Robb Woolford says
Totally agree RailwayBlogger ~ The GCR was built with great foresight, to connect France via a Channel Tunnel. If The Victorians could predict that…….then why couldn’t we foresee the value of the branchlines in times ahead!!? ?
Nick Pile says
Yes.The almost immediate destruction of the viaduct at Brackley once the line was closed gives weight to the “conspiracy theory”. What we will never know (because MPs in those days had even less accountability to worry about than do today’s) is how much money from the “road” lobby (which includes the hugely lucrative fuel industry, motor manufacturers, tyre makers etc, never mind the hauliers) landed up in MPs’ pockets. I’m going to suggest it was a great deal. And it wasn’t confined to members of the Conservative Party……..
David Latham says
I live in a village that had a railway between a city and a town and was closed just after WWII. The villages it served have increased in size with many new houses built in the area something which has been replicated all over Britain. It’s a shame that no one ever stopped to think that this would happen and that the population would increase. Perhaps mothballing the lines and protecting the routes should have considered at the very least but instead we now have congestion on our roads with buses trying to squeeze down narrow roads.
Brian Racher says
Agree, David Latham. There is a line fairly local to me that was closed in the 60s. Revenue from the entire line was poor, but was far better at the last three stations at the western end. All three locations have grown enormously since then, as has the resulting traffic congestion. Local groups have been trying to make the case for re-instatement of this section for years, the track bed and formation of which survives, meaning major works would not be required. These groups are constantly knocked back by being told the re-instated line would never be viable. Either the costs are grossly overstated to kill the campaign, or the prices being quoted are far too high, hoping for major profits. Either way, despite residential and Council support, it will never happen.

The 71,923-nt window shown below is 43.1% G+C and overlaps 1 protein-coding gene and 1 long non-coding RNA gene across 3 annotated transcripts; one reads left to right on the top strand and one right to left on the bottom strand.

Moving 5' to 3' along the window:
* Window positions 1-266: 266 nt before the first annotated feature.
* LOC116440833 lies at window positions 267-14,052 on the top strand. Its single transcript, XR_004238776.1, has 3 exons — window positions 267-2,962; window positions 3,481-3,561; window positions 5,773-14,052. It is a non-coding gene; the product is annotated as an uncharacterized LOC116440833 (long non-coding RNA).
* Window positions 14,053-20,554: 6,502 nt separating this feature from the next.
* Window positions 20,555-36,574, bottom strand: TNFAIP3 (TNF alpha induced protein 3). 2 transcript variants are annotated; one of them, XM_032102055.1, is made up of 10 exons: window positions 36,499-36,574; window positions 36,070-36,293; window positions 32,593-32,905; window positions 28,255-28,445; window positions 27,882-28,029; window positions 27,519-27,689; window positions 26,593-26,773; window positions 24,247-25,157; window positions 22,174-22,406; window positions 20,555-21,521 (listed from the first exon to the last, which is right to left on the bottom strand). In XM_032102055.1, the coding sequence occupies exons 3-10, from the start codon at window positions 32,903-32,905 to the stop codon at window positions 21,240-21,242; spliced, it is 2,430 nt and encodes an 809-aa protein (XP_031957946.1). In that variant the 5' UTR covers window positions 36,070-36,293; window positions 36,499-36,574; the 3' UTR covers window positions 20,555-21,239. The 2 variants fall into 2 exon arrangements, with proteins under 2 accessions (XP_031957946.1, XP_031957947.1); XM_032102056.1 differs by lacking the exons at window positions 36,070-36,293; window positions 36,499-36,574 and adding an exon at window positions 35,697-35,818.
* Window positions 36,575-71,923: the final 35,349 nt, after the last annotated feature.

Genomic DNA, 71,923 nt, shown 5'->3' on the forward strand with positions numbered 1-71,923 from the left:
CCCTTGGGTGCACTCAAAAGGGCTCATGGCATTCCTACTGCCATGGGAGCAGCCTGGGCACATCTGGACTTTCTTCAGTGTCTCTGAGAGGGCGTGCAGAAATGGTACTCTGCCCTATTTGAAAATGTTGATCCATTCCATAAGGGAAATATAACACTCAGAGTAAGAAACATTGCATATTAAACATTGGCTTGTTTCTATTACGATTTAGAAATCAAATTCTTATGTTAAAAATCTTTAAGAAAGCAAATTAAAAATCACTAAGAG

Eric Shaw says
Well put. I too believe it was a conspiracy with the government of the then with the then transport minister having a vested interests in roads. Beeching eas told to do a job. If he said otherwise on some railway closures he would of been removed from his post. A massive shame about the GCR. Built with so much foresight.
Alastair Majury says
Thanks for sharing this balanced view on the cuts of the 1960s. Kind regards Alastair Majury from Dunblane
Many 1960s closures were deliberately forced by, for example, re-timing trains to miss mainline connections. The old Cambrian main line from Whitchurch to Oswestry and Welshpool, which I frequently travelled on in the 50s and 60s and was invariably well patronised, is one example
Dr Graham Bould says
Although agreeing with many of the views I do feel that British Rail was caught in an unenviable position by the Governments of assorted shades. The railways were losing money. Name any other industry that could be expected to sustain massive annual losses on the chance that things might improve, or certain population centres gro, in forty years time. Hindsight is easy for us but BR management did not have a crystal ball.
Hi Graham, I appreciate that fashion for traveling by car at the time was impacting on the bottom line for the railway but my conspiratorial point relates to the destruction of the infrastructure so that rail transport couldn’t come back easily thus ceasing to be a threat to road based companies.
As for hindsight maybe BR management should have listened to numerous individuals including Sir John Betjeman who said at the time that roads would become clogged
and that we would rue the day we destroyed our railways. Thank you for the points you raise though. Best wishes.
Geoff Brown says
The real culprit was Ernest Marples. Look at his vested interests in road building and road haulage. He ended up fleeing the country! https://en.wikipedia.org/wiki/Ernest_Marples Beeching had been a succesful industrialist but was given an impossible task to complete in a totally unrealistic time frame. If Beeching was looking at the Railways today with computerised staff-less stations, wider use of DMU’s etc he may have drawn a different map for closures? To criticise him for not successfully anticipating the growth of car ownership and the impact that would have is ludicrous. Those of us who lived through the “Beeching era” can only dream of the uncrowded roads and de-restricted first motorways that were available then. NOBODY has got any predictions for future transport needs right in any field?
It’s time to put the record straight.
Stop vilifying Beeching!
Marples was the REAL VILLAIN ….in more ways than one it would seem.
David Guthrie says